Volume 1, Number 3 -- October, 1996
Jaco Pastorius - a Brief History
by michaeldamianjeterPublisher's Note:
I am a musician. Mostly, I'm a rock and roll guy, but lately I've been trying real hard to "get" jazz. So far, most of it just wanders over my head.
But, as I started playing around with a fretless bass a while ago, I decided to check out this guy named Jaco Pastorius. Famed for being one of the absolute masters of that instrument, all I knew was that he died young. But I got one disk (the "Birthday Concert" - go get it!), and was amazed - this, I "GOT"!.
Anyway, in a seemingly unrelated incident, the following history appeared on one of the mailing lists that I am on. I was moved by it, and found it very worthwhile. If you are not a musician, or a jazzhead, it might not be your "thang", but you might give it a try...
Printed with permission from the author.
John Francis "Jaco" Pastorius III
(Dec. 1,1951-Sept 21,1987)
In 1976, Jaco Pastorius single-handedly revolutionized the world of Bass Playing in particular, and music in general. That was the year that Jaco released his self-titled first solo album, played with both Pat Metheny and Joni Mitchell (at one time, Joni's band was Pat Metheny, Lyle Mays, Jaco and Tony Williams [wait 5 minutes before reading on... let that image sink in]) and was hired by Joe Zawinul and Wayne Shorter to replace bassist (and later, Stick(R) player) Alphonso Johnson in the band Weather Report. In 1977, Weather Report released the album "Heavy Weather," which featured the tracks Birdland, Teen Town and A Remark You Made, all featuring Jaco's fretless '62 Jazz with Rotosound Roundwounds (completely stock).
What made Jaco special? It begins with a bass tone that still holds me in awe. And, by the way, Jaco used very few effects: "Its in the hands, man," Jaco used to say. It was a keen ear and mastery of theory and its applications (he was an instructor at the University of Miami during a time when Pat Metheny, Mark Egan, Steve Morse, Andy West (from the Dixie Dregs), and Will Lee (from the Late Night w/David Letterman Band), amongst others, were all attending [again, wait... let it sink in]). It was Jaco's ability, as composer and player, to go from the most blistering, rocking solos (Jaco called his style "punk jazz"), to the most elegant and eloquent ballads. It was a mastery of Bass harmonics (check out Portrait of Tracy from that first album). It was Jaco's reverence for classic jazz, including note for note readings of Charlie Parker's Donna Lee and John Coltrane's Giant Steps and classic R&B. He duets with Sam&Dave on that first album -- can't remember the tune (Expressway to Your Heart?) and he got his start in Wayne Cochran's CC Riders (a legendary southern R&B band). Cochran fired him for the same reason that Lil' Richard fired Jaco's idol, Jimi Hendrix -- he was stealing the show (did I mention Jaco's cover of Third Stone from The Sun?) Despite his soloing abilities, Jaco was admant: If you can't groove, if you can't support, you ain't playin bass. Allyn Robinson, the CC Rider's drummer, has stated, "There's bass before Jaco and there's bass after Jaco. That's just the way it is."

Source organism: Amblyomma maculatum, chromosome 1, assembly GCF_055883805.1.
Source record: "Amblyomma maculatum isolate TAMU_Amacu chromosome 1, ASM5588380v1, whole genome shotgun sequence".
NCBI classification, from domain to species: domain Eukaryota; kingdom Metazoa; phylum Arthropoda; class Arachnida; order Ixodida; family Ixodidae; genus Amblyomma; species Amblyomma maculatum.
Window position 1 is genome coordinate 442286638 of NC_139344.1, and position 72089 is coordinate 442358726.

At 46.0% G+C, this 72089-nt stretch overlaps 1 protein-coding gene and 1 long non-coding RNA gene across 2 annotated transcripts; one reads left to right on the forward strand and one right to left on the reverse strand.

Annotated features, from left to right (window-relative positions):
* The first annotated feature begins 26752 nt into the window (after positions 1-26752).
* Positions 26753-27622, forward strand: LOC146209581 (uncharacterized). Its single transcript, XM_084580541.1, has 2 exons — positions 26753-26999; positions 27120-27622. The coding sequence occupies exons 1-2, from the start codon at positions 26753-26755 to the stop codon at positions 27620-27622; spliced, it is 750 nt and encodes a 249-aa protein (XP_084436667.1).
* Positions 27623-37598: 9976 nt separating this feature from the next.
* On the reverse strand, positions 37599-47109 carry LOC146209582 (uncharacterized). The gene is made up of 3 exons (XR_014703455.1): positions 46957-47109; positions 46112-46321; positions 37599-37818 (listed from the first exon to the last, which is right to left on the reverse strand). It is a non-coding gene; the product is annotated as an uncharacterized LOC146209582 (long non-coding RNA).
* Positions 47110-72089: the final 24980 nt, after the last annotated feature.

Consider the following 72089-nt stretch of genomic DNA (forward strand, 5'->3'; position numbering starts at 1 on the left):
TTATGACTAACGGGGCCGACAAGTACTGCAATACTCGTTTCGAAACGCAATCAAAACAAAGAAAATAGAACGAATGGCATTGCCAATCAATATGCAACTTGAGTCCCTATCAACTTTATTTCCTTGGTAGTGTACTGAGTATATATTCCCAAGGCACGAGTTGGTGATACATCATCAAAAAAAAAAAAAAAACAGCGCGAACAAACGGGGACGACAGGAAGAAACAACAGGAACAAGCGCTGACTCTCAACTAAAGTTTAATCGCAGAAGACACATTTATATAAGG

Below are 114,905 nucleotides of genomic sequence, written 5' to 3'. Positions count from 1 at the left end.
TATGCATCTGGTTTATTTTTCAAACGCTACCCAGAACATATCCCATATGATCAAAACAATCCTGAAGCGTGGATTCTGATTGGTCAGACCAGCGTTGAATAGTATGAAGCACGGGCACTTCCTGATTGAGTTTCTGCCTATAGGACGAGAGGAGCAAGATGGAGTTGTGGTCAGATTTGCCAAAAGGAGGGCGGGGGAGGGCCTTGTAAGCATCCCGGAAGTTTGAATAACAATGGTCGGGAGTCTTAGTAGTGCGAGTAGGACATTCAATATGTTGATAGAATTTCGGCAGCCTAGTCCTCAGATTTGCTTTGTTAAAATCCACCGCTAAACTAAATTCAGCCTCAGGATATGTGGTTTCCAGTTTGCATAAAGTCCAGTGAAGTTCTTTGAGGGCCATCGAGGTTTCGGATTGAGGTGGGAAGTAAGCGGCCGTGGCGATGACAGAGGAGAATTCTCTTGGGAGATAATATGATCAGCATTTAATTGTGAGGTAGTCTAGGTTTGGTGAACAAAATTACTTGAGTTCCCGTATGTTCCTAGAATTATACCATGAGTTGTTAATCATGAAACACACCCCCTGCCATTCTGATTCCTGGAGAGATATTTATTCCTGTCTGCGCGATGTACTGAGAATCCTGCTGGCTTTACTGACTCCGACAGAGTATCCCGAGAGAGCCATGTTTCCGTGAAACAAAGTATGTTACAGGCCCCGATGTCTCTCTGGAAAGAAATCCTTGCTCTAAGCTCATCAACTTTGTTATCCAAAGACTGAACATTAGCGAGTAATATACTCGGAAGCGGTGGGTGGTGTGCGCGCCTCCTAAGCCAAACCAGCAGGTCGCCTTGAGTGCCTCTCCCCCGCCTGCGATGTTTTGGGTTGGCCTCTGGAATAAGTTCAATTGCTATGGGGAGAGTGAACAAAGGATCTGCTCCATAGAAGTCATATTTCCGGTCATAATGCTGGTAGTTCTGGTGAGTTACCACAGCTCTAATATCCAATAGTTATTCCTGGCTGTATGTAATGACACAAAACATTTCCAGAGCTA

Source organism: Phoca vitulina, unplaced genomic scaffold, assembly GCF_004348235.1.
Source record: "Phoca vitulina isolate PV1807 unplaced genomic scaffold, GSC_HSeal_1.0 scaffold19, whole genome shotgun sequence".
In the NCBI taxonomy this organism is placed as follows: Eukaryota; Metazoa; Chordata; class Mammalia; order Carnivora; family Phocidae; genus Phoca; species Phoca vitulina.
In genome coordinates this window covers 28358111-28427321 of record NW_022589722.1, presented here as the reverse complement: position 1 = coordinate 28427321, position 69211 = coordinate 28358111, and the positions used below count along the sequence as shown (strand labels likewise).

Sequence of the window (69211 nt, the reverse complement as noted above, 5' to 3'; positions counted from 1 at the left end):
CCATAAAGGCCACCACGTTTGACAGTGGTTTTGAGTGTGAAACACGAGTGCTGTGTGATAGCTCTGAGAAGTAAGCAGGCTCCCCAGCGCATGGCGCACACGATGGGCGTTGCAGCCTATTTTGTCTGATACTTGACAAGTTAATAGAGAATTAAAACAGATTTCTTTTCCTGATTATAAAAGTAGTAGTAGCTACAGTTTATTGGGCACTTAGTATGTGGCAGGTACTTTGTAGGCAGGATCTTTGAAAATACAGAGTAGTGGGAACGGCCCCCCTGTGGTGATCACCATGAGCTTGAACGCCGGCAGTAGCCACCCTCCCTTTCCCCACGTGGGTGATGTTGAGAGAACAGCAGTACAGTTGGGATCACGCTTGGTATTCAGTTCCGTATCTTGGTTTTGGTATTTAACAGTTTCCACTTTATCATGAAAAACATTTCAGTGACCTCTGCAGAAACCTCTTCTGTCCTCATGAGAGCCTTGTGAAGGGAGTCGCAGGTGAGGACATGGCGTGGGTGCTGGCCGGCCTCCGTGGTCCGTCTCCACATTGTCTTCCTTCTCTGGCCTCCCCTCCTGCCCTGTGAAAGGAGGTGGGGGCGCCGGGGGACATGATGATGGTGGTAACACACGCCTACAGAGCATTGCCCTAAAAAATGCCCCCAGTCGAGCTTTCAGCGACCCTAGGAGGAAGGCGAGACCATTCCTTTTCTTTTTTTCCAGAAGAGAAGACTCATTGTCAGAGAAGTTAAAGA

In 1982, Jaco left Weather Report. For fans, this was our opportunity to hear Jaco, the big band arranger, leading an orchestra that included french horns and steel drums. Key cuts: Three Views of a Secret, Liberty City, and Amerika(sic). Our gain was, ultimately, Jaco's loss, and, I guess, pentultimately, our loss. Jaco was always a high strung individual. The producer of his first album, Bobby Colomby(sp?) of Blood, Sweat and Tears fame, tells a story of Jaco, when he was unknown, shopping his tapes to the record companies. He would walk into record company execs offices, jump up on their desk, and declare, "I'm the greatest bass player in the whole world." What separated Jaco from every other young turk of the time (and what sends shivers up my spine as I type) is that Jaco could back it up. However, he also suffered from manic depression. In Weather Report, Zawinul and Shorter could act as fathers to him and keep him in line. On his own, Jaco plunged into an incredibly self-destructive cycle, eventually ending up homeless, sleeping on Miami beaches. He began crashing gigs. At a Santana concert, he jumps onstage and is ushered off by stagehands who don't recognize him. The next night, he tries to crash an after-hours club and is beaten into a coma by a bouncer. Jaco never wakes up.
BTW, Bill Milkowski has just written and published a biography, Jaco: The Extraordinary and Tragic Life of Jaco Pastorius, The World's Greatest Bass Player.
I don't know what anyone's going to think of me, and maybe I shouldn't mention it, but I'm crying now. I think you get the picture.
Copyright held by: michaeldamianjeter
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